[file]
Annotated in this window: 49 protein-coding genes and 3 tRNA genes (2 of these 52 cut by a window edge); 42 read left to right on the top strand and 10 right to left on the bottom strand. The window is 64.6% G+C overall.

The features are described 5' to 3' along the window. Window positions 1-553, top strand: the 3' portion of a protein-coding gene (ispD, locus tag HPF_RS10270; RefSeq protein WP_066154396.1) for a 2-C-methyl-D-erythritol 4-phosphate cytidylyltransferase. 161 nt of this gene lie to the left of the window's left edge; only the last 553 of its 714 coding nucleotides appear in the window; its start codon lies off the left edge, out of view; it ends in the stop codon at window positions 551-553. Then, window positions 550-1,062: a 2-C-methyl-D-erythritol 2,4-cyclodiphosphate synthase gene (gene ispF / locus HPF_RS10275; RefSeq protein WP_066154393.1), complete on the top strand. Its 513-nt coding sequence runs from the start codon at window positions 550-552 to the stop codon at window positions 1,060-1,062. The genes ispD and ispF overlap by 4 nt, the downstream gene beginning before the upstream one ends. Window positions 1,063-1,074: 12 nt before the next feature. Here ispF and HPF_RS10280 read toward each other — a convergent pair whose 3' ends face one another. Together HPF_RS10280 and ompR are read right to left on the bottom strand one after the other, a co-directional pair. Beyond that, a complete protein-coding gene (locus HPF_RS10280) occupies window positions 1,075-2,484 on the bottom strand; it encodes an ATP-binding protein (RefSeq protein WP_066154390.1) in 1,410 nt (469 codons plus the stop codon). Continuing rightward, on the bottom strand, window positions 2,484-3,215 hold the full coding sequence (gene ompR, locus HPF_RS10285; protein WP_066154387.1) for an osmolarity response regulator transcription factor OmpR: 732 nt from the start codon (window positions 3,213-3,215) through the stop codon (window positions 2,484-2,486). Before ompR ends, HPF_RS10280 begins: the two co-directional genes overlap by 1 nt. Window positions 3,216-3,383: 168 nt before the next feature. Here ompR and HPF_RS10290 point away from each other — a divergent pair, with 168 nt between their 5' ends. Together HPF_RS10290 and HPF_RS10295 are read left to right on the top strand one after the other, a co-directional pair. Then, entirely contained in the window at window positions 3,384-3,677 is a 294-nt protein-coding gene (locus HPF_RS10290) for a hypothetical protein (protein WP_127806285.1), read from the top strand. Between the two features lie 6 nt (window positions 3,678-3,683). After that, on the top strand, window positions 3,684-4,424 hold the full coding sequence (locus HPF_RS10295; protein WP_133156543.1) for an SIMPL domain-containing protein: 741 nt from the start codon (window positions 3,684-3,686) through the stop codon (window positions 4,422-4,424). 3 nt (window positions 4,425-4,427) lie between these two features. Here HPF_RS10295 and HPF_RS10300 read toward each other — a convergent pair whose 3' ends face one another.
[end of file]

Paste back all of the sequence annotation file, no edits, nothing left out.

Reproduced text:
Annotated in this window: 49 protein-coding genes and 3 tRNA genes (2 of these 52 cut by a window edge); 42 read left to right on the top strand and 10 right to left on the bottom strand. The window is 64.6% G+C overall.

The features are described 5' to 3' along the window. Window positions 1-553, top strand: the 3' portion of a protein-coding gene (ispD, locus tag HPF_RS10270; RefSeq protein WP_066154396.1) for a 2-C-methyl-D-erythritol 4-phosphate cytidylyltransferase. 161 nt of this gene lie to the left of the window's left edge; only the last 553 of its 714 coding nucleotides appear in the window; its start codon lies off the left edge, out of view; it ends in the stop codon at window positions 551-553. Then, window positions 550-1,062: a 2-C-methyl-D-erythritol 2,4-cyclodiphosphate synthase gene (gene ispF / locus HPF_RS10275; RefSeq protein WP_066154393.1), complete on the top strand. Its 513-nt coding sequence runs from the start codon at window positions 550-552 to the stop codon at window positions 1,060-1,062. The genes ispD and ispF overlap by 4 nt, the downstream gene beginning before the upstream one ends. Window positions 1,063-1,074: 12 nt before the next feature. Here ispF and HPF_RS10280 read toward each other — a convergent pair whose 3' ends face one another. Together HPF_RS10280 and ompR are read right to left on the bottom strand one after the other, a co-directional pair. Beyond that, a complete protein-coding gene (locus HPF_RS10280) occupies window positions 1,075-2,484 on the bottom strand; it encodes an ATP-binding protein (RefSeq protein WP_066154390.1) in 1,410 nt (469 codons plus the stop codon). Continuing rightward, on the bottom strand, window positions 2,484-3,215 hold the full coding sequence (gene ompR, locus HPF_RS10285; protein WP_066154387.1) for an osmolarity response regulator transcription factor OmpR: 732 nt from the start codon (window positions 3,213-3,215) through the stop codon (window positions 2,484-2,486). Before ompR ends, HPF_RS10280 begins: the two co-directional genes overlap by 1 nt. Window positions 3,216-3,383: 168 nt before the next feature. Here ompR and HPF_RS10290 point away from each other — a divergent pair, with 168 nt between their 5' ends. Together HPF_RS10290 and HPF_RS10295 are read left to right on the top strand one after the other, a co-directional pair. Then, entirely contained in the window at window positions 3,384-3,677 is a 294-nt protein-coding gene (locus HPF_RS10290) for a hypothetical protein (protein WP_127806285.1), read from the top strand. Between the two features lie 6 nt (window positions 3,678-3,683). After that, on the top strand, window positions 3,684-4,424 hold the full coding sequence (locus HPF_RS10295; protein WP_133156543.1) for an SIMPL domain-containing protein: 741 nt from the start codon (window positions 3,684-3,686) through the stop codon (window positions 4,422-4,424). 3 nt (window positions 4,425-4,427) lie between these two features. Here HPF_RS10295 and HPF_RS10300 read toward each other — a convergent pair whose 3' ends face one another.